If an employee willfully violates the privacy of another, is the employer liable under BC’s Privacy Act? The liability of the employer is called “vicarious liability”. What if the employee works at ICBC and accesses the personal information of many ICBC customers?
The BC Court of Appeal released reasons for judgment earlier this month concluding that employers may be vicariously liable under the Privacy Act. In this case Ari v. ICBC 2015 BCCA 468 the plaintiff commenced a proposed class action against ICBC alleging improper conduct by an employee, including improperly accessing the personal information of about 65 ICBC customers. A chambers judge had dismissed all but one of the claims, and both parties appealed portions of the decision.
Under section 1 of the Privacy Act “it is a tort …. for a person, willfully, and without a claim of right, to violate the privacy of another”. Since the tort is created by the statute, it is a “statutory tort”. At issue before the Court was whether an employer could be vicariously liable for this willful, statutory tort. ICBC argued that they should not be vicariously liable for the willful wrongdoing of an employee, saying that the statute restricted liability to the personal wrongdoer. The Court rejected this argument, finding that it is an open ended question whether vicarious liability can be found in the wording of this statutory tort. The Court didn’t actually determine whether ICBC is vicariously liable, they were only asked to determine whether the chambers judge was wrong in concluding that ICBC could be liable. Providing the following reasons, the Court affirmed the chambers judge’s finding, and allowed the potential class action to survive this challenge:
 In Nelson, the “operative language” was “person who contravened this Act”. The wording of the applicable provision directly limited the class of persons from whom the appellant could recover aggravated damages to those who had personally contravened the statute. The requirement that such a contravention be done “knowingly” or with “wanton disregard” did not itself dictate the availability of vicarious liability; rather, it acted to support an interpretation of the provision that necessitated a personal breach of the Human Rights Code as a precondition for recovery.
 It is not clear that s. 1 of the Privacy Act should be interpreted as limited in the same fashion as the relevant provisions in Nelson. Section 1(1) states that “[i]t is a tort, actionable without proof of damage, for a person, wilfully and without a claim of right, to violate the privacy of another”. There is no language (as there was in Nelson) that clearly limits a plaintiff to recovery of damages from the person identified in s. 1(1). While, as the chambers judge observed, vicarious liability for acts of intentional and deliberate wrongdoing has generally been rejected, it is not unheard of (see: Lewis Klar, Tort Law, 5th ed. (Toronto: Carswell, 2012) at 682). To the extent that s. 1(1) of the Privacy Act requires deliberate wrongdoing, it is not per se incompatible with vicarious liability.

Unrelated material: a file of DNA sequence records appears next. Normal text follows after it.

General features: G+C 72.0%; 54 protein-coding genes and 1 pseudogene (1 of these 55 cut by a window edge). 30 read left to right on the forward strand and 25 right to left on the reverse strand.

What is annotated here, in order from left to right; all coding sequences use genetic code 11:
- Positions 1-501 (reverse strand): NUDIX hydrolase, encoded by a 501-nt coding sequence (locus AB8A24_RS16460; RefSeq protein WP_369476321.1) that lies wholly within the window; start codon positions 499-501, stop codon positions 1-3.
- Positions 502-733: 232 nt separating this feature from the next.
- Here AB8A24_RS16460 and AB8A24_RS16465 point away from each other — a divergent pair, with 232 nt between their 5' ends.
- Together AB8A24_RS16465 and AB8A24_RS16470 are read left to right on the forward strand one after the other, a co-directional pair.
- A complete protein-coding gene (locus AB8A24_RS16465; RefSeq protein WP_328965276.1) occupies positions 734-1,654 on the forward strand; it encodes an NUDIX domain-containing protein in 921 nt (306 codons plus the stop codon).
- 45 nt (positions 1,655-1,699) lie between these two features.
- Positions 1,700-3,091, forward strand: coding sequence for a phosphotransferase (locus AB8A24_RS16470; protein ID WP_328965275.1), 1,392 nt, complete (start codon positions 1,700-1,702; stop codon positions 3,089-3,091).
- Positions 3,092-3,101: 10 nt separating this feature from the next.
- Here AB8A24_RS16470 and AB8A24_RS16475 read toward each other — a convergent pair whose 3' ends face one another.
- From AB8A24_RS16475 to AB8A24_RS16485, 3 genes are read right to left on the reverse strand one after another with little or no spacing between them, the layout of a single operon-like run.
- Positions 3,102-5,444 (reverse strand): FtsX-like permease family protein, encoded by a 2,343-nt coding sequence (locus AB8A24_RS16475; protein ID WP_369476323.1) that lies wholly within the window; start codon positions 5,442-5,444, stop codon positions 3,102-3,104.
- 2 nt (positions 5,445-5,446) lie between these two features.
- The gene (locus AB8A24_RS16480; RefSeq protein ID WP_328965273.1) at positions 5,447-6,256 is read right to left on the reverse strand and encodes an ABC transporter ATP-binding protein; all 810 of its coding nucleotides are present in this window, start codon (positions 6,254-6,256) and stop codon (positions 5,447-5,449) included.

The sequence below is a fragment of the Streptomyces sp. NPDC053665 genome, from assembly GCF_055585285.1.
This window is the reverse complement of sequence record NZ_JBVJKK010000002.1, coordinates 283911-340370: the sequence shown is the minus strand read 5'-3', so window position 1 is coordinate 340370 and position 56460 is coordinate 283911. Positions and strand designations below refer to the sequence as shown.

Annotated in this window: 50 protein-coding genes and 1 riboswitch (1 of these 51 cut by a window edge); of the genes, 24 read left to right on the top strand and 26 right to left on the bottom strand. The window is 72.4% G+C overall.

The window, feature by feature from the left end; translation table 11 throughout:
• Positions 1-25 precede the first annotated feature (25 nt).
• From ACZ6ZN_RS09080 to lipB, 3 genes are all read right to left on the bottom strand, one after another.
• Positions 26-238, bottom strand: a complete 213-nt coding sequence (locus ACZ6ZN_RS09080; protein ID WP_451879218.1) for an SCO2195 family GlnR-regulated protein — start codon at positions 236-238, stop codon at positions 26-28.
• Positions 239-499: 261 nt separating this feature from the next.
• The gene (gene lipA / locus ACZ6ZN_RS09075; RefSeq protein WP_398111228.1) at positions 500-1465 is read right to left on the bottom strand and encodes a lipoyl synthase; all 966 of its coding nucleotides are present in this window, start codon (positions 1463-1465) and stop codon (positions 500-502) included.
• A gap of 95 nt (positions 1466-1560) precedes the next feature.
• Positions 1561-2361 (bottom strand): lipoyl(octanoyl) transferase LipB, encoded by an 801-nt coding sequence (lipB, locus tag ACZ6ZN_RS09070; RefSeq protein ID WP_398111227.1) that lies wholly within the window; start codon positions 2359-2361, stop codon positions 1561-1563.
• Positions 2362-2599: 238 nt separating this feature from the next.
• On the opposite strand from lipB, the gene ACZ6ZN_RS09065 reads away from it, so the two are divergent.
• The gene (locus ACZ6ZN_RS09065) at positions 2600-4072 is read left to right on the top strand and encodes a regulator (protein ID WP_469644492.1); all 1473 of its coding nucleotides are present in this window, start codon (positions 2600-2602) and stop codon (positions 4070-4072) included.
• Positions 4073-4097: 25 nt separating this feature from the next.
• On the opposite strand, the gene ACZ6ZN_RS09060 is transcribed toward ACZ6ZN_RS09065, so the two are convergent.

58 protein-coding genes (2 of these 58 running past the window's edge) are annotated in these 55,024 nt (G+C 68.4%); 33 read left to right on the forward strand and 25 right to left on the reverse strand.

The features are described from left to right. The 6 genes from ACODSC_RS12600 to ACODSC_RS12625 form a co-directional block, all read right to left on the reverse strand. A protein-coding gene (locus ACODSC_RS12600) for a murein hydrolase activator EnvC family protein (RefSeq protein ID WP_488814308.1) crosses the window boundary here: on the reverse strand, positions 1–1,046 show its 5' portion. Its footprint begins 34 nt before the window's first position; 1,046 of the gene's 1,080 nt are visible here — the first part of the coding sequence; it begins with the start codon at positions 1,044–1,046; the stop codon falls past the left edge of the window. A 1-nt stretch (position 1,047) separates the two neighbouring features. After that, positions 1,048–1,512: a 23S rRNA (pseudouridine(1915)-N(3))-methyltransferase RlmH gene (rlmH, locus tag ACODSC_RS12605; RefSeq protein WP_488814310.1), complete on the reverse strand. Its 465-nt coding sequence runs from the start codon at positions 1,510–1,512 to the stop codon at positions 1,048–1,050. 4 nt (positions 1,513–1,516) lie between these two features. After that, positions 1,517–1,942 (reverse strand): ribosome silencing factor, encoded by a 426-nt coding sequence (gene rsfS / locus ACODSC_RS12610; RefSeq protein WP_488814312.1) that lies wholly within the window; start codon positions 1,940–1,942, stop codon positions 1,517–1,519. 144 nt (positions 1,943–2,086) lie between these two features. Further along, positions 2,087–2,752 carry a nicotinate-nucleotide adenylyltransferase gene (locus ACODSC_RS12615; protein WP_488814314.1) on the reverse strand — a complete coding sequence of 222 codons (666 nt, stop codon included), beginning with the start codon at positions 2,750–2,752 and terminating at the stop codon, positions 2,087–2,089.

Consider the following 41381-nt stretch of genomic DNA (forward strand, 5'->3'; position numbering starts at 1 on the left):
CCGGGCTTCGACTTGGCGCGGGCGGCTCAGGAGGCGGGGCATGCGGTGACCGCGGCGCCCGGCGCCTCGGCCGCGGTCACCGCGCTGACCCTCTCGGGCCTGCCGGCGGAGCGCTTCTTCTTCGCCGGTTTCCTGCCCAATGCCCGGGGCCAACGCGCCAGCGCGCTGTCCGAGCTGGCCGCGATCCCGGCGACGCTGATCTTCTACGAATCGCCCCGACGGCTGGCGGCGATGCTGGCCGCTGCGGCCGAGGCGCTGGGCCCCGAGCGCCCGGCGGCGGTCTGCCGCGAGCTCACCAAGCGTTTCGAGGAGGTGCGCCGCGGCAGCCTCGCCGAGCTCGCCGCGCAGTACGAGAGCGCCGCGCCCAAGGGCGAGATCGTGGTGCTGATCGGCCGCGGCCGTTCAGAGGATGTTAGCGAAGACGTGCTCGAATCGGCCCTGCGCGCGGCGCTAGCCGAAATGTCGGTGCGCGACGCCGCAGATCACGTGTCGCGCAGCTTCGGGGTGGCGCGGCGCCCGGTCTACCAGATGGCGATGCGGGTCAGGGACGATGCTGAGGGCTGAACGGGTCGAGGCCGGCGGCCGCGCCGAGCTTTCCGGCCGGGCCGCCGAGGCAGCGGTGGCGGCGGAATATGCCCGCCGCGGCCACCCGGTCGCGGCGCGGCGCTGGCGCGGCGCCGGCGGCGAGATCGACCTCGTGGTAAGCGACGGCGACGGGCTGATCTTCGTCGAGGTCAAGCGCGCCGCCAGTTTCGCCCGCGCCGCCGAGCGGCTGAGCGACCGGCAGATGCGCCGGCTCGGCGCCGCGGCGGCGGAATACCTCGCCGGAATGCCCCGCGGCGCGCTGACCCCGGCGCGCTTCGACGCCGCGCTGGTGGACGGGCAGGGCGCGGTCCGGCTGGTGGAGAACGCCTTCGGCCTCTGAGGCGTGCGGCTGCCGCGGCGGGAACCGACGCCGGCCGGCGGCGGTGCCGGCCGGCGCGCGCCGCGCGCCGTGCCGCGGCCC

Although Nelson may provide, by analogy, a basis for denying the availability of vicarious liability, I cannot conclude that the chambers judge erred in finding the appellant’s claim is on this basis, not bound to fail.
 Alternatively, ICBC says that there is a policy argument which supports its position that there is no cause of action in vicarious liability. For policy reasons ICBC says, employers should not be held vicariously liable for wilful breaches of privacy under the Privacy Act.
 ICBC also contends that the question before the chambers judge was whether vicarious liability should be imposed due to policy considerations. It says that the appropriate question to ask is: should liability lie against a public body for the wrongful conduct of its employee, in these circumstances? The question necessarily demands some exploration of the evidence about the connection between ICBC’s security procedures and the security lapse that occurred, as well as a weighing of the policy considerations involved. It is reasonable to conclude that a factual matrix is necessary in order to fairly address whether ICBC’s conduct materially enhanced the possibility of committing the breach of privacy, and to determine the connection between the impugned conduct and ICBC’s conduct. In other words, to clearly determine how public policy considerations affect the viability of the vicarious liability claim, some evidence is required.
 ICBC submits in the further alternative that ss. 73 and 79 of the Freedom of Information and Protection of Privacy Act bar recovery for vicarious liability. Section 79 provides that the Act prevails where it conflicts with the provisions of other legislation. Section 73(a) prohibits proceedings against a public body for damages resulting from good faith disclosure or non-disclosure of all or part of a record under the Act.
 As the disclosure alleged was not a good faith disclosure, s. 73 has no application to the circumstances of this case.
 I am of the view that the question of vicarious liability on the facts of this case cannot be resolved on a pleadings motion. It is not plain and obvious the claim would fail. The chambers judge considered that the appellant ought to have the opportunity to develop and argue this aspect of his claim. I see no error in her conclusion.
 For these reasons I would dismiss ICBC’s cross-appeal.